Sunday, April 23, 2017

Confederates in Brazil


Dom Pedro II Emperor of Brazil

The under-populated Brazilian Empire saw an opportunity in the collapse of the Confederacy to develop its vast wilderness interior.  Emperor Dom Pedro II, encouraging the southern colonization societies that sprang up throughout the South after the war, offered to pay one third of the ships passage of all emigrants from any southern port to Rio de Janeiro.  The Brazilian government also agreed to sell land at modest prices in any locality desired by the colonists.

To some southerners the Brazilian offer seemed heaven sent.  It was a land where they could live with dignity.  The climate was mild and good for cotton.  Land and labor were cheap, and Brazil protected the institution of slavery (which was not abolished until 1888).  The people were easy going and receptive to strangers.  In a short time some of the emigrants had already become wealthy.  The Rev. Joshua Dunn, for example, had acquired one and a half million square acres of coastal land for rice and sugar cultivation and was instrumental in establishing three new navigation companies by 1867.

The man fated to make the most lasting contribution among the Confederates in Brazil was the indefatigable Colonel William Hutchinson Norris.  Norris, the image of a Biblical patriarch, with his great beard and flowering mane, set out for Brazil in 1866, at the age of 65.  A native Georgian, and former Alabama State Senator, Norris was not easily intimidated by either man or nature.  Settling in Sao Paulo state, Norris burned back the jungle, built his shelters, and set about introducing modern agricultural techniques to Brazil.  He soon turned a profit growing both cotton and watermelons.  Other Confederates emigrants, many of whom had tried earlier to establish themselves in other parts of Brazil and failed, soon learned of Norris’ good luck and moved to this region to join him.  The harder Norris worked the luckier he became.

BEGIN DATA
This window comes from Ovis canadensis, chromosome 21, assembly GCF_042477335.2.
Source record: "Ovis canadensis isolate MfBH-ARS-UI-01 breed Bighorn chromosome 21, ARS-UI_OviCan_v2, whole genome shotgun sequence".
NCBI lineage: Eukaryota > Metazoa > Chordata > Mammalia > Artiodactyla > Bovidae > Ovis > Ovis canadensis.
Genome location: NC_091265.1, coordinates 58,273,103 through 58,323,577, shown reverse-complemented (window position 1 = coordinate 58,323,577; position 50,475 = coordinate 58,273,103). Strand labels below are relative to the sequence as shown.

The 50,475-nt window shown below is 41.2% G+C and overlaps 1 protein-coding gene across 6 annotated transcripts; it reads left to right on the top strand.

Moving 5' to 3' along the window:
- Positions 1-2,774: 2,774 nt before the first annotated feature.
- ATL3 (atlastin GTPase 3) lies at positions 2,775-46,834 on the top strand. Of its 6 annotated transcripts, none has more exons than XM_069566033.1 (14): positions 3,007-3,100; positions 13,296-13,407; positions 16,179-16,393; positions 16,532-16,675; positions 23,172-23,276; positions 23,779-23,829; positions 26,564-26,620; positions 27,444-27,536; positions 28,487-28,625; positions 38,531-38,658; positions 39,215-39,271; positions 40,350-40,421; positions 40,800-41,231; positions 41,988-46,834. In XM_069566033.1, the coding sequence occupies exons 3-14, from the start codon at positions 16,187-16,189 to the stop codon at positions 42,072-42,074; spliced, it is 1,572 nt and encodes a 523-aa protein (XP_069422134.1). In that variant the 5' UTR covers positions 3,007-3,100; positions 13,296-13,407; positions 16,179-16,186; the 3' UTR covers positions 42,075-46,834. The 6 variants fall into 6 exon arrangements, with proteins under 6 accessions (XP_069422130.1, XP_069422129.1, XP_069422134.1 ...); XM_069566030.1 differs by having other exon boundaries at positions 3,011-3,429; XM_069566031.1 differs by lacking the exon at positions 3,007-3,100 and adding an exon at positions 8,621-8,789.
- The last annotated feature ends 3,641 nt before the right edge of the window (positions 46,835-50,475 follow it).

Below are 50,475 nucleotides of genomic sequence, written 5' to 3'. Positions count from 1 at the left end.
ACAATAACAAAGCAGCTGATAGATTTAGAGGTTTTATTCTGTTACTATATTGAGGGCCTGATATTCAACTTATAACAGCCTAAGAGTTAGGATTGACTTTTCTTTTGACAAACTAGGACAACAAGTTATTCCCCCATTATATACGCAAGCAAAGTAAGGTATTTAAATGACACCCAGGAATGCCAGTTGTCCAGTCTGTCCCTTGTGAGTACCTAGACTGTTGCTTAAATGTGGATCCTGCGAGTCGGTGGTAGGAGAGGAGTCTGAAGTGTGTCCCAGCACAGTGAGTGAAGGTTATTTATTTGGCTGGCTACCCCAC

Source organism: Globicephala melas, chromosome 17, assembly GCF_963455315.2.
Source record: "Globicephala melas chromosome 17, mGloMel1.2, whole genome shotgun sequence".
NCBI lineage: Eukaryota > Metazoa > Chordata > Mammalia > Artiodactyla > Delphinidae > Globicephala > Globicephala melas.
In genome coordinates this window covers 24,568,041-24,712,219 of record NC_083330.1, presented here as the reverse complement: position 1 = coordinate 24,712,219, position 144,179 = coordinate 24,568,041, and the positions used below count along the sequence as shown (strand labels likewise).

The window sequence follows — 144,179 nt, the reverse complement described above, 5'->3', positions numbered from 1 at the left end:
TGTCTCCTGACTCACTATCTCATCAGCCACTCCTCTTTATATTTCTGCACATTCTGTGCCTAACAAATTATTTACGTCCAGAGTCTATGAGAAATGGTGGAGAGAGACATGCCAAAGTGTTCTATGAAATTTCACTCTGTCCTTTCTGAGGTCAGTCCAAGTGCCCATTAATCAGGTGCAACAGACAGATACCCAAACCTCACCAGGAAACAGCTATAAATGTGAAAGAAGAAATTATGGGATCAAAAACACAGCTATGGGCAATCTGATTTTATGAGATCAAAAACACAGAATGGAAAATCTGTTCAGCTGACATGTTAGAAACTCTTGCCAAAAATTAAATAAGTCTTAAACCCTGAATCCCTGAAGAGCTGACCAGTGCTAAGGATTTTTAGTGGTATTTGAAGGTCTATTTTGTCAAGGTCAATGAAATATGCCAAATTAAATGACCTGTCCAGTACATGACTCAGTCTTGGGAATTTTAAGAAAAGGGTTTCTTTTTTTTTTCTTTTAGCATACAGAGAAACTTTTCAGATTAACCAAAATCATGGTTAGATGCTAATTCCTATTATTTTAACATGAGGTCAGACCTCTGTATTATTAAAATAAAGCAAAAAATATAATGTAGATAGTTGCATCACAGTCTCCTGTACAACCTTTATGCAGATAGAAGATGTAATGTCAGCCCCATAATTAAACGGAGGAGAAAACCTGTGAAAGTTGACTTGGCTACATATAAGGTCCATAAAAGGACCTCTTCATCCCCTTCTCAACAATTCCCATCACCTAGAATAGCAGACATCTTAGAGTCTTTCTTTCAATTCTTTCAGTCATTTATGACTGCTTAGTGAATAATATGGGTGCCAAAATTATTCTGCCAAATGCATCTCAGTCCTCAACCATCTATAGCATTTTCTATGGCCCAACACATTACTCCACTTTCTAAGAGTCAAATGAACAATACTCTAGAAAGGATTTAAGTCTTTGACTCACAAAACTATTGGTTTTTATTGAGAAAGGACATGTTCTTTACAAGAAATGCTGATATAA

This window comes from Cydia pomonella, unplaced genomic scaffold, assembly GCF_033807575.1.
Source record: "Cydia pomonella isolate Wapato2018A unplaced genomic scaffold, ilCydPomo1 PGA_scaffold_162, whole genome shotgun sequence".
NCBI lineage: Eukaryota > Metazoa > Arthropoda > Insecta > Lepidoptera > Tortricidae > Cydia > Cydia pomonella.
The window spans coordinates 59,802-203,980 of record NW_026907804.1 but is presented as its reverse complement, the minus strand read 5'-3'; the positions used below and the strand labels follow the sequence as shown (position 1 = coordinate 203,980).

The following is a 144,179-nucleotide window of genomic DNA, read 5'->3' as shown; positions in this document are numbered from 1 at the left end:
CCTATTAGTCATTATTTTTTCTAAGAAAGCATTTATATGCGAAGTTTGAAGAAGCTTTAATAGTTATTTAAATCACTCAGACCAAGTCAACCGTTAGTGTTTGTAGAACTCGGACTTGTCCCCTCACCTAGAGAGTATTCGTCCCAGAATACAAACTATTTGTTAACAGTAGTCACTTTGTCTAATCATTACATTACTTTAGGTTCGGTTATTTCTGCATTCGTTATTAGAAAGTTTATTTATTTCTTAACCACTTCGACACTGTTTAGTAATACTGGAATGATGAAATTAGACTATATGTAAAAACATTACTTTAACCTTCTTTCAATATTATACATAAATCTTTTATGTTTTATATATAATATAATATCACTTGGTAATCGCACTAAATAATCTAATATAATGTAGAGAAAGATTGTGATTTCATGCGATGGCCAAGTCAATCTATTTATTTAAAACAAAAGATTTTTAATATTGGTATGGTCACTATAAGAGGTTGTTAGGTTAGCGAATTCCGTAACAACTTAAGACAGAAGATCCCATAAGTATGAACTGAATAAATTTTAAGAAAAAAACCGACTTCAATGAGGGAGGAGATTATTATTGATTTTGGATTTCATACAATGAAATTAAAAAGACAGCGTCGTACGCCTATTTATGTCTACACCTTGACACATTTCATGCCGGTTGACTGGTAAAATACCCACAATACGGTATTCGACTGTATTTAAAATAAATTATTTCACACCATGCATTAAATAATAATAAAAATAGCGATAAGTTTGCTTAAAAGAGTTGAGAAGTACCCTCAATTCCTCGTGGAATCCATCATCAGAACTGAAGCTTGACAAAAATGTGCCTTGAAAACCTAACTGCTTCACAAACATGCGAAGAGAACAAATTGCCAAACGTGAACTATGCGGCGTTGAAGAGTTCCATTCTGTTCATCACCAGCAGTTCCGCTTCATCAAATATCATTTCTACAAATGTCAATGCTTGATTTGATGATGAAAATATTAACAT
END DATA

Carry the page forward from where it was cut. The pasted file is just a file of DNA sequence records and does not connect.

Nine years after the arrival of William Norris a railroad was extended from the city of Sao Paulo to the area where the Confederates were living.  The place became officially known as Vila Americana.  Later it was incorporated as the city of Americana.  Today, Americana, a prosperous little city of eighty thousand, has only three hundred Confederate descendants who still have ties with the city.  Four times a year they celebrate a Protestant religious service, enjoy a picnic of southern fried chicken, pecan pie and cornbread.



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